Article

CLINICAL: CONTACT LENSES

FITTING SCLERAL LENSES

Realize the benefits of this technology in post-surgical patients

Post-surgical patients can have some of the most challenging corneas to fit with contact lenses. This due to their often irregular shape. But, with today’s scleral lens technology, which vaults the cornea, our patients can achieve optimal comfort and vision after their procedures. Here’s a case study and a look at the fitting process.

KERATOCONUS PATIENT

A 46-year-old female with keratoconus in both eyes who had a corneal transplant OS, presented for a comprehensive exam. Her history showed an inability to wear contact lenses in the past due to discomfort and irritation. She told me she was open to the idea of wearing contact lenses again, but was concerned with her past failures. Her spectacle prescription was: -5.25 – 1.25 x 005 OD and -3.00 – 2.50 x 024 OS with a +2.25 add OU. Her BCVA was 20/20- OD and 20/25- OS.

After discussing her options, I proceeded with a scleral contact lens fit. Scleral lenses were the best option to provide a smooth optical surface, without putting stress on the cornea, by vaulting her irregular corneal shape. (When fit correctly, this option will maximize comfort and provide the best visual outcomes.)

Topography can give the eye care practitioner a starting point for the amount of irregularity that is needed to correct during a scleral lens fitting.
Image courtesy of Jason Miller, O.D., M.B.A., F.A.A.O.

FITTING PROCESS

To improve your confidence with scleral lenses, consider attending a fitting workshop, certification courses or a training session online with the lens manufacturer.

To determine the best scleral lens for this patient, I followed these three steps:

  1. Ensure clearance. Utilizing a fitting set, I was able to obtain my primary goals for this patient. After placing a variety of lenses on her eyes, the proper lens allowed about 250 μm of central corneal clearance. This can be seen with a narrow beam (optic section) behind the slit lamp or with an anterior segment OCT image.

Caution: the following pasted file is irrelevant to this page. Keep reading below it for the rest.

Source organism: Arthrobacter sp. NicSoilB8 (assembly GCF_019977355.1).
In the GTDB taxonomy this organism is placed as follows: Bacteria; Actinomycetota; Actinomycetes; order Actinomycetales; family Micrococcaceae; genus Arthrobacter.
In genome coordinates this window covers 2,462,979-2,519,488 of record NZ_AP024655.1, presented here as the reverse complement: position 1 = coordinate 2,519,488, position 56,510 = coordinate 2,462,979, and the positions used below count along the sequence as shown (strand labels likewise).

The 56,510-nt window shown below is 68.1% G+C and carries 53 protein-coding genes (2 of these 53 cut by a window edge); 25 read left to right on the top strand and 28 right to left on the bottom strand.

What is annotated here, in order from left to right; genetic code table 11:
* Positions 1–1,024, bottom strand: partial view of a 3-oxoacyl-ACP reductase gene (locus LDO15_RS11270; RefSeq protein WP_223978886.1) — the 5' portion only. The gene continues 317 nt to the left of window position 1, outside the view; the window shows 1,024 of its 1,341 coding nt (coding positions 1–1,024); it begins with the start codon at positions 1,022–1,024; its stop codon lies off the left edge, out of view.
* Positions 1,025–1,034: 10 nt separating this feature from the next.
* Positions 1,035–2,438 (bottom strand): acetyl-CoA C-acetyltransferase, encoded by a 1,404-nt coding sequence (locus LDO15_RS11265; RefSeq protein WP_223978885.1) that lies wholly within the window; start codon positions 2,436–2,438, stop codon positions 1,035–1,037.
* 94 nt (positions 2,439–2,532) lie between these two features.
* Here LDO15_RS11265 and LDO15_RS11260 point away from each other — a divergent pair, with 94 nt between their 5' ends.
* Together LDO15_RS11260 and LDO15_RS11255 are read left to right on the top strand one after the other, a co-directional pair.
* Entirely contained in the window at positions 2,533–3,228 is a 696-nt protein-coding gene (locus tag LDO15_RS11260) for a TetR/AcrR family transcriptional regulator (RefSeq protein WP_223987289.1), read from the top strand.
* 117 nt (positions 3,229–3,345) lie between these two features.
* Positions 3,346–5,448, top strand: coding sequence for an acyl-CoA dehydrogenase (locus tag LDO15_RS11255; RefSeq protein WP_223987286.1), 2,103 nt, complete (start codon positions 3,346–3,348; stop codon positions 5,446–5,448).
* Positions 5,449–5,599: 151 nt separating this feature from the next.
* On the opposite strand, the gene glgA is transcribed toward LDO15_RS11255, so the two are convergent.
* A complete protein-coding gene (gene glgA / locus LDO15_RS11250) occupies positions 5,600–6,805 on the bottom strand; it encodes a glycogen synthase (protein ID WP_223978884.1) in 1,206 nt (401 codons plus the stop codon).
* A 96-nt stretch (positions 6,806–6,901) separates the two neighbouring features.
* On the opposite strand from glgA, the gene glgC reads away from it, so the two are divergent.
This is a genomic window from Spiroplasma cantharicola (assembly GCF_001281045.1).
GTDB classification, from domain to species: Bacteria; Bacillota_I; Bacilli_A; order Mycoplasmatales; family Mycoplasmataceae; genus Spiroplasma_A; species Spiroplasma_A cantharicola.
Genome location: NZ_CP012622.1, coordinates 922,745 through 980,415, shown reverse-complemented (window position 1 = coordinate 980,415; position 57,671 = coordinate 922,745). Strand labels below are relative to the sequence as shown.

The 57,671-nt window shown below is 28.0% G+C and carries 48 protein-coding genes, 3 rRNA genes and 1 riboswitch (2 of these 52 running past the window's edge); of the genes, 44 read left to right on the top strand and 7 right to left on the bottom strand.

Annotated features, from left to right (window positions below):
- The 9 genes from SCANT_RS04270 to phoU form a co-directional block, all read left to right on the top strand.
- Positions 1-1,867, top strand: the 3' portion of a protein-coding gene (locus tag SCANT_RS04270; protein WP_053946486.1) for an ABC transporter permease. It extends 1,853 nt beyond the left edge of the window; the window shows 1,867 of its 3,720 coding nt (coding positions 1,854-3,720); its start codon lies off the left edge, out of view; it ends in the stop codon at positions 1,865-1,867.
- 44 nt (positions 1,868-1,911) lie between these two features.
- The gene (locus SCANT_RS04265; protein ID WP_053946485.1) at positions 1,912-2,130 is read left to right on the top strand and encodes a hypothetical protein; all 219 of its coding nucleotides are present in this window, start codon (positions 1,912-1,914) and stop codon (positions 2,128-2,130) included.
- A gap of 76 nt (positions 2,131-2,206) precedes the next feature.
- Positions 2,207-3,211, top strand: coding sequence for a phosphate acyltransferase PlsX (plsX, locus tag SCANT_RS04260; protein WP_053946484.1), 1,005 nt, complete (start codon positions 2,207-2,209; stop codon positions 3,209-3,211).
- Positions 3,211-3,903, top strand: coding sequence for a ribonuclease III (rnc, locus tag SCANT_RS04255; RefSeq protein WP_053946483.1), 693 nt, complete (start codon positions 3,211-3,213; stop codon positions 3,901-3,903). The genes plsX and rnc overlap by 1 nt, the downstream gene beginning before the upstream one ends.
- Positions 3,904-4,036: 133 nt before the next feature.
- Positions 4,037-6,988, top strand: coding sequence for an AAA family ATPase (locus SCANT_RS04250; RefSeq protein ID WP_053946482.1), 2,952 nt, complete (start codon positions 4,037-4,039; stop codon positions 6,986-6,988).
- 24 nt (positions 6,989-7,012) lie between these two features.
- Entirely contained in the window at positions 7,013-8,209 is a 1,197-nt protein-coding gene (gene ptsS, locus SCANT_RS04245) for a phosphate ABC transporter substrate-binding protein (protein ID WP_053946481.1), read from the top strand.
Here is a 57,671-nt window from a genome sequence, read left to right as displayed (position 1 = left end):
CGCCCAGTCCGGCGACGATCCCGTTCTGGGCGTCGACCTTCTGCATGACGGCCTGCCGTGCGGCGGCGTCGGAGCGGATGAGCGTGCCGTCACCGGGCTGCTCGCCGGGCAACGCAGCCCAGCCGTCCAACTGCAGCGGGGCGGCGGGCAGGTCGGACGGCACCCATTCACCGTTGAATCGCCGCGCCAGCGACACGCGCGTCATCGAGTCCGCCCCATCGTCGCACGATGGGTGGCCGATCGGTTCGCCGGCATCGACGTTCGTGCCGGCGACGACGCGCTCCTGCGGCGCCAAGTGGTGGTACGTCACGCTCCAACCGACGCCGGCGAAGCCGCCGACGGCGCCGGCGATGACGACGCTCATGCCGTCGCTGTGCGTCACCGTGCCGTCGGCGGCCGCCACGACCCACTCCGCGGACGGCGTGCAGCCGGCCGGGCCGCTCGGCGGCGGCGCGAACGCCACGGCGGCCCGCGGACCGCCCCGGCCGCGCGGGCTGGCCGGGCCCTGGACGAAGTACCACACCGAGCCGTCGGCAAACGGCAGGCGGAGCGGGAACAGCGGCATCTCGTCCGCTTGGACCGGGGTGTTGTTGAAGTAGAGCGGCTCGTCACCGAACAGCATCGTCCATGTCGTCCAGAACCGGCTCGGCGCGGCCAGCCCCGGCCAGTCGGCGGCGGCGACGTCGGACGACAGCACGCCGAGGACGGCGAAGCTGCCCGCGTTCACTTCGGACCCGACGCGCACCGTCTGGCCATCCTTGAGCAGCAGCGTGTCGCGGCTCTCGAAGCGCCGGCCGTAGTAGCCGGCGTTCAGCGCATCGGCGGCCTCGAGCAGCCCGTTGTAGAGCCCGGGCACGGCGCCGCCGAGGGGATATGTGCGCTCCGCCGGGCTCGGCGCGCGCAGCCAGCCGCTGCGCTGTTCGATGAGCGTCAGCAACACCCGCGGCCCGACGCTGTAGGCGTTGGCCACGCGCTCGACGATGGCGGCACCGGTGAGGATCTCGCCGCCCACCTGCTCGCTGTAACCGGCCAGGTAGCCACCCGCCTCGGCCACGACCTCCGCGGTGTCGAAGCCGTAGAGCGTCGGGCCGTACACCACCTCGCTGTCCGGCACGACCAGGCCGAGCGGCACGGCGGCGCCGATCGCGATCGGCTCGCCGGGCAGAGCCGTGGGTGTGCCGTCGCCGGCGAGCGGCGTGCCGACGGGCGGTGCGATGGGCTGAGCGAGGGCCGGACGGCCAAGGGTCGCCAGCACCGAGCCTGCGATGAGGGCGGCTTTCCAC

2. Clear the limbus. Fluorescein helps visualize the limbus to ensure the limbal stem cells are not being stressed by the lens. (If changes need to be made, I utilize the fit guide, or call the manufacturer of that specific scleral lens for troubleshooting.)
  3. Stick the landing. As a 16 mm-diameter lens cleared the limbus on this patient, I now needed to make sure it landed correctly on the sclera to be comfortable for the patient and not cause any impingement of the conjunctival tissue. Use of the slit lamp can reveal blanched or ghost blood vessels along the limbus due to a poor landing. (Again, follow the fit guide, or call the manufacturer for any troubleshooting here.)
    Keep in mind that new technologies, such as AS-OCT, can help visualize the vault of the cornea. (There is more to come in this area.)

NEXT STEPS

It’s important to understand the science and have a plan for these specialty patients. With the help of a scleral lens, the patient discussed reported her best vision to date: 20/25+ OD and 20/30 OS.

Scleral lenses have the ability the help patients who have irregular corneas after surgery. Take the necessary steps to fine-tune these fitting skills, as this technology has the ability to vault the practitioner’s contact lens skills to a higher level. OM